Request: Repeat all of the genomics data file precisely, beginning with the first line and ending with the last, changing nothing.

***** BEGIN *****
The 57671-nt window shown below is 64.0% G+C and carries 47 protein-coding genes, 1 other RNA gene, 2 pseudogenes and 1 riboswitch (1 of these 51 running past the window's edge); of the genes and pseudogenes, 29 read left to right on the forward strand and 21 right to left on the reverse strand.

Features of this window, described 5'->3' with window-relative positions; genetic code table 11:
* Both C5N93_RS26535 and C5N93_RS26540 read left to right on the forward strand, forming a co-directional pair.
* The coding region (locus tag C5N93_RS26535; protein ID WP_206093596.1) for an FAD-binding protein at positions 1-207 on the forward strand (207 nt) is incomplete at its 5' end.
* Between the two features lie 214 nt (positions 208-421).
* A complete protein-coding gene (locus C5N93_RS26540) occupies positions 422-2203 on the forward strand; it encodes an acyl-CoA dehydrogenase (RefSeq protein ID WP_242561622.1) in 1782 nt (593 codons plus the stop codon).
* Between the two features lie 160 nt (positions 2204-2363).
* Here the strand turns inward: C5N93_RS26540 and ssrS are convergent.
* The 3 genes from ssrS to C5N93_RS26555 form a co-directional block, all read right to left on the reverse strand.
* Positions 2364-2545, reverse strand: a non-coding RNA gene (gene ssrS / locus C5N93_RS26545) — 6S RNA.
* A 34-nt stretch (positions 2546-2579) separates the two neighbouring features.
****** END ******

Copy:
The 57671-nt window shown below is 64.0% G+C and carries 47 protein-coding genes, 1 other RNA gene, 2 pseudogenes and 1 riboswitch (1 of these 51 running past the window's edge); of the genes and pseudogenes, 29 read left to right on the forward strand and 21 right to left on the reverse strand.

Features of this window, described 5'->3' with window-relative positions; genetic code table 11:
* Both C5N93_RS26535 and C5N93_RS26540 read left to right on the forward strand, forming a co-directional pair.
* The coding region (locus tag C5N93_RS26535; protein ID WP_206093596.1) for an FAD-binding protein at positions 1-207 on the forward strand (207 nt) is incomplete at its 5' end.
* Between the two features lie 214 nt (positions 208-421).
* A complete protein-coding gene (locus C5N93_RS26540) occupies positions 422-2203 on the forward strand; it encodes an acyl-CoA dehydrogenase (RefSeq protein ID WP_242561622.1) in 1782 nt (593 codons plus the stop codon).
* Between the two features lie 160 nt (positions 2204-2363).
* Here the strand turns inward: C5N93_RS26540 and ssrS are convergent.
* The 3 genes from ssrS to C5N93_RS26555 form a co-directional block, all read right to left on the reverse strand.
* Positions 2364-2545, reverse strand: a non-coding RNA gene (gene ssrS / locus C5N93_RS26545) — 6S RNA.
* A 34-nt stretch (positions 2546-2579) separates the two neighbouring features.